Space

May 10, 2012

FAA issues OK for SpaceShipTwo flights from Mojave

by Raphael Jaffe
Staff Writer

SpaceShipTwo mated to its carrier launch aircraft, WhiteKnightTwo.

May 4, the FAA Office of commercial Space Flight issued a finding of ‘no significant effects’ to the environment connected with up to 30 total launches and reentries per year of SpaceShipTwo, for a total of up to 150 launches and reentries of SpaceShipTwo between 2012 and 2016.

This estimation is a conservative number and considers potential multiple launches per day and potential launch aborts.

The FAA would issue experimental permits and/or launch licenses for the operation of SpaceShipTwo and WhiteKnightTwo at the Mojave Air and Space Port in Mojave, Calif. The Mojave Air and Space Port’s existing infrastructure would be used for takeoff and landing activities. Experimental permits would be valid for one year. Launch licenses would be valid for two years.

An analysis of the Proposed Action has concluded that there would be no significant short-term, long-term or cumulative effects to the environment or surrounding populations. Therefore, an Environmental Impact Statement for the Proposed Action is not required.

The agency issued its finding in a new report, “Final Environmental Assessment for the Launch and Reentry of SpaceShipTwo Reusable Suborbital Rockets at the Mojave Air and Space Port and Finding of No Significant Impact.” The report is available on the Internet.

The FAA published a Notice of Availability of the Draft Environmental Assessment in the Federal Register March 13, 2012, which started a 30-day public review and comment period. Interested parties were invited to submit comments on environmental issues and concerns. The public comment period ended April 13, 2012. The FAA did not receive any public comments on the Draft EA. No substantive changes have been made to this Final EA.

 




All of this week's top headlines to your email every Friday.


 
 

 

Northrop Grumman’s AstroMesh reflector successfully deploys for NASA’s SMAP satellite

The NASA Jet Propulsion Laboratory successfully deployed the mesh reflector and boom aboard the Soil Moisture Active Passive spacecraft, a key milestone on its mission to provide global measurements of soil moisture. Launched Jan. 31, SMAP represents the future of Earth Science by helping researchers better understand our planet. SMAP’s unmatched data capabilities are enabled...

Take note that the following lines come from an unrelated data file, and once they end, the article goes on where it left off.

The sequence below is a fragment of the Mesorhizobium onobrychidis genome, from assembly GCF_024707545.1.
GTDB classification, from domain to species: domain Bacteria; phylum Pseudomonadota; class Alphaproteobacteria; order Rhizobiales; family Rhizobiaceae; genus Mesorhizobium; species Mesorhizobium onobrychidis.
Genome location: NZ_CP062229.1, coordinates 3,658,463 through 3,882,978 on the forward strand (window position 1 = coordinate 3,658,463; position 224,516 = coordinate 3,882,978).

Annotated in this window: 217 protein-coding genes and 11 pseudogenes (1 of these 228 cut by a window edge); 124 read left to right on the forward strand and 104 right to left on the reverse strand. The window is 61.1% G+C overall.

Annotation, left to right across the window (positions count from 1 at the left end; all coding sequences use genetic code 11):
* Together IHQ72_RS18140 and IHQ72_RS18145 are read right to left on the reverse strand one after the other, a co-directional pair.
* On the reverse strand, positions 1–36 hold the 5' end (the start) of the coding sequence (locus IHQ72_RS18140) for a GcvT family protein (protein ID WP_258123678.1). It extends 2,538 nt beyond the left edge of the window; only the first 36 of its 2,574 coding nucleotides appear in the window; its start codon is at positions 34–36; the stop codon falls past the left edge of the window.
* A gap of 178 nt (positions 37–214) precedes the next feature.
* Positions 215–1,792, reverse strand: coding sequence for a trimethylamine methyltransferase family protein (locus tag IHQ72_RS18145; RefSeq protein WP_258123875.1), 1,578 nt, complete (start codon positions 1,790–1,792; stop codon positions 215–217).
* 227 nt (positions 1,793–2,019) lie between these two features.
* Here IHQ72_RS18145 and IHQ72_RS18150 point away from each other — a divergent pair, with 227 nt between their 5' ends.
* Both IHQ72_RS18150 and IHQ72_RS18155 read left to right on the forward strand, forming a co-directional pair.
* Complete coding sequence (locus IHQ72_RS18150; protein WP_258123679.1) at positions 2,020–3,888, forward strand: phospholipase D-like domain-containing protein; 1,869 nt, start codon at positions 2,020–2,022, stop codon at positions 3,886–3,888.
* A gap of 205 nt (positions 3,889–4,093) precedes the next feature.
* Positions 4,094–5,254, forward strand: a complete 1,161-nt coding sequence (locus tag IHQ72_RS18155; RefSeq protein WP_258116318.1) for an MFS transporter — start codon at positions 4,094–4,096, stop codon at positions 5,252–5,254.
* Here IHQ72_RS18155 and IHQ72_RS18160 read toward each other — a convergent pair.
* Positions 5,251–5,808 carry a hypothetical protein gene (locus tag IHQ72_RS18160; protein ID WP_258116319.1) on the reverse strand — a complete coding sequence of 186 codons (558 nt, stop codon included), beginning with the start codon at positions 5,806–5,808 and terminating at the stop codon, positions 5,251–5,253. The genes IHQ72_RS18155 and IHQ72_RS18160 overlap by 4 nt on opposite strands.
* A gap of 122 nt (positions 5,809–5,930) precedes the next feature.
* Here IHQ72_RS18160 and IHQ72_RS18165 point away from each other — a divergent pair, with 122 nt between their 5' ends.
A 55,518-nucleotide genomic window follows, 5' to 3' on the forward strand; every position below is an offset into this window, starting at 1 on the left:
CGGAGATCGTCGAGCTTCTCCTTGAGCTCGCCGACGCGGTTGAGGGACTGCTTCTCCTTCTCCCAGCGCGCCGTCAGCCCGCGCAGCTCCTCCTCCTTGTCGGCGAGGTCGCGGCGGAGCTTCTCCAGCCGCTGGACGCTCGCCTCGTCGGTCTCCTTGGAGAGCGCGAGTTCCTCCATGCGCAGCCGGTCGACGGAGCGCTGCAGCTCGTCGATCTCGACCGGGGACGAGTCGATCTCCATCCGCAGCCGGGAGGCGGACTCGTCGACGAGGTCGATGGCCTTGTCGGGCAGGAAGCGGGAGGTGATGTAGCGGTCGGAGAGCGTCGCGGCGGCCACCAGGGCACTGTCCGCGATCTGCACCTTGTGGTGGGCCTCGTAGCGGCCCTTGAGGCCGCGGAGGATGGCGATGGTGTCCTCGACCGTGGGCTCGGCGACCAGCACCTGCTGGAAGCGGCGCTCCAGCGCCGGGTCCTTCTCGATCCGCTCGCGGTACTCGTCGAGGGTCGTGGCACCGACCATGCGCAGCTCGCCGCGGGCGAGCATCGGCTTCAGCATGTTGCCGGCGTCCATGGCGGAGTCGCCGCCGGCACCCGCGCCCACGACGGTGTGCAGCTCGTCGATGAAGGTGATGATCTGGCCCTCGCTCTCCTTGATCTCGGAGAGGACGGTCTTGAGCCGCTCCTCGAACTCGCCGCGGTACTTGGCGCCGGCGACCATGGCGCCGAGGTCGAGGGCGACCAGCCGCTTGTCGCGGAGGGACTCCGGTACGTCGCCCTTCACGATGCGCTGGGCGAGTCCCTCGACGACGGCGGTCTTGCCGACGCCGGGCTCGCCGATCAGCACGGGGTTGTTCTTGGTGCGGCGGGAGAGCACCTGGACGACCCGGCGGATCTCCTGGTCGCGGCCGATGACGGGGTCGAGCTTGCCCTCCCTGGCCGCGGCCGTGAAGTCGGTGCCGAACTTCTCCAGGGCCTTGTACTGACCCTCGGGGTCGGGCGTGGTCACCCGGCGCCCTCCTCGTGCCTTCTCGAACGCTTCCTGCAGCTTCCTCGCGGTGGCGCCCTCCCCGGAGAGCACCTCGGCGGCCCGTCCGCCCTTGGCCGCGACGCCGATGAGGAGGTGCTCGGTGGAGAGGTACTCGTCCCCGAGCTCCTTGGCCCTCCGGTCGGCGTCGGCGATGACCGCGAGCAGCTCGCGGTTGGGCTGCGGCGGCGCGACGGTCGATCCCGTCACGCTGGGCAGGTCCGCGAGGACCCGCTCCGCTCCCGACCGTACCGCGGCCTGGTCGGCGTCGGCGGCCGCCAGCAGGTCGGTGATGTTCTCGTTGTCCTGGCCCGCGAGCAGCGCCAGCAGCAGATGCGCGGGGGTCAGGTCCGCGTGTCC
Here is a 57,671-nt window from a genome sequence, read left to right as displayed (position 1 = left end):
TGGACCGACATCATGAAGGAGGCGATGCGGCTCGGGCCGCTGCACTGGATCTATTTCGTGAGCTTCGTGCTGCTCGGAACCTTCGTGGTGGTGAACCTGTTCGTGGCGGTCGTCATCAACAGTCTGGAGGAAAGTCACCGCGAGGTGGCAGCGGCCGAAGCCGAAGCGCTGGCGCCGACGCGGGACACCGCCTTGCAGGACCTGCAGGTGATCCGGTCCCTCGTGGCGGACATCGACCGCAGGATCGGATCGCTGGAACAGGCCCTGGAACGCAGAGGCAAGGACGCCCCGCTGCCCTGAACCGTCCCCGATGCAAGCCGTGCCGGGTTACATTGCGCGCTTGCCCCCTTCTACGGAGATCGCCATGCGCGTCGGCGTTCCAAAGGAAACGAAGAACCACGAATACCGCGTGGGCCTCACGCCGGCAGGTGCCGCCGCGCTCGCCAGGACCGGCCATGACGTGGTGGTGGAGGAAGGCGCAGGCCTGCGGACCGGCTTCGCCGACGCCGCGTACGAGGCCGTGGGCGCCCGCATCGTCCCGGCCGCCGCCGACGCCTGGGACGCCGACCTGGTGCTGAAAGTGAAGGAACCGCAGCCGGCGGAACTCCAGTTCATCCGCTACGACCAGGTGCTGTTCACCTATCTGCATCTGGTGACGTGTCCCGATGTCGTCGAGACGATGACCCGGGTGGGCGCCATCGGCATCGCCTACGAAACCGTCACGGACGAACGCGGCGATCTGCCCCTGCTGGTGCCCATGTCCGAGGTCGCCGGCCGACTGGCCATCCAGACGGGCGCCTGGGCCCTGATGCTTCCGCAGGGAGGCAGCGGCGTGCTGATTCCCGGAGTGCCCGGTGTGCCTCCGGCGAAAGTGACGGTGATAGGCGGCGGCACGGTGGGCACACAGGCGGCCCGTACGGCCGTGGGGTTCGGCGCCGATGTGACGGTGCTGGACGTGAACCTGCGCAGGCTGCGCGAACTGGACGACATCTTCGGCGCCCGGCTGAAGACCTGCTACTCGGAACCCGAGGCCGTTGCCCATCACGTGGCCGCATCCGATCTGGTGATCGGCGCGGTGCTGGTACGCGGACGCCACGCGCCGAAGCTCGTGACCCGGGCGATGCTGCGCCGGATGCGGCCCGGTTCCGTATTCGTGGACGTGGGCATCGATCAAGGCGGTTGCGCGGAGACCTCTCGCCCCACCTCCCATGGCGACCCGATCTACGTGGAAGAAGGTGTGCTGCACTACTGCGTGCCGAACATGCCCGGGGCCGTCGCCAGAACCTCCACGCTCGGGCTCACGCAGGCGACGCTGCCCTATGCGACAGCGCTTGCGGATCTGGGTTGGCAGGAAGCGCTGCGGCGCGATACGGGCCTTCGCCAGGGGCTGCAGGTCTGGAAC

NASA photograph by Brian Tietz

NASA offers space tech grants to early career university faculty

NASA photograph by Brian Tietz Tensegrity research is able to simulate multiple forms of locomotion. In this image, a prototype tensegrity robot reproduces forward crawling motion. NASA’s Space Technology Mission Director...
 
 

NASA releases first global rainfall, snowfall map from new mission

Like a lead violin tuning an orchestra, the GPM Core Observatory – launched one year ago on Feb. 27, 2014, as a collaboration between NASA and the Japan Aerospace Exploration Agency – acts as the standard to unify precipitation measurements from a network of 12 satellites. The result is NASA’s Integrated Multi-satellite Retrievals for GPM...
 

 

New NASA Earth Science Missions expand view of our home planet

Four new NASA Earth-observing missions are collecting data from space with a fifth newly in orbit ñ after the busiest year of NASA Earth science launches in more than a decade. On Feb. 27, 2014, NASA and the Japan Aerospace Exploration Agency launched the Global Precipitation Measurement Core Observatory into space from Japan. Data from...
 
 

NASA, ESA telescopes give shape to furious black hole winds

NASA’s Nuclear Spectroscopic Telescope Array (NuSTAR) and ESA’s (European Space Agency) XMM-Newton telescope are showing that fierce winds from a supermassive black hole blow outward in all directions – a phenomenon that had been suspected, but difficult to prove until now. This discovery has given astronomers their first opportunity to measure the strength of these...
 
 
NASA photograph by Gary Banziger

Jurczyk named head of NASA Space Technology Mission Directorate

NASA photograph by Gary Banziger NASA’s Steve Jurczyck addresses an audience during a manufacturing event in Hampton, Va., last month. NASA Administrator Charles Bolden has named Steve Jurczyk as the agency’s Associ...
 




0 Comments


Be the first to comment!


Leave a Reply

Your email address will not be published. Required fields are marked *

You may use these HTML tags and attributes: <a href="" title=""> <abbr title=""> <acronym title=""> <b> <blockquote cite=""> <cite> <code> <del datetime=""> <em> <i> <q cite=""> <strike> <strong>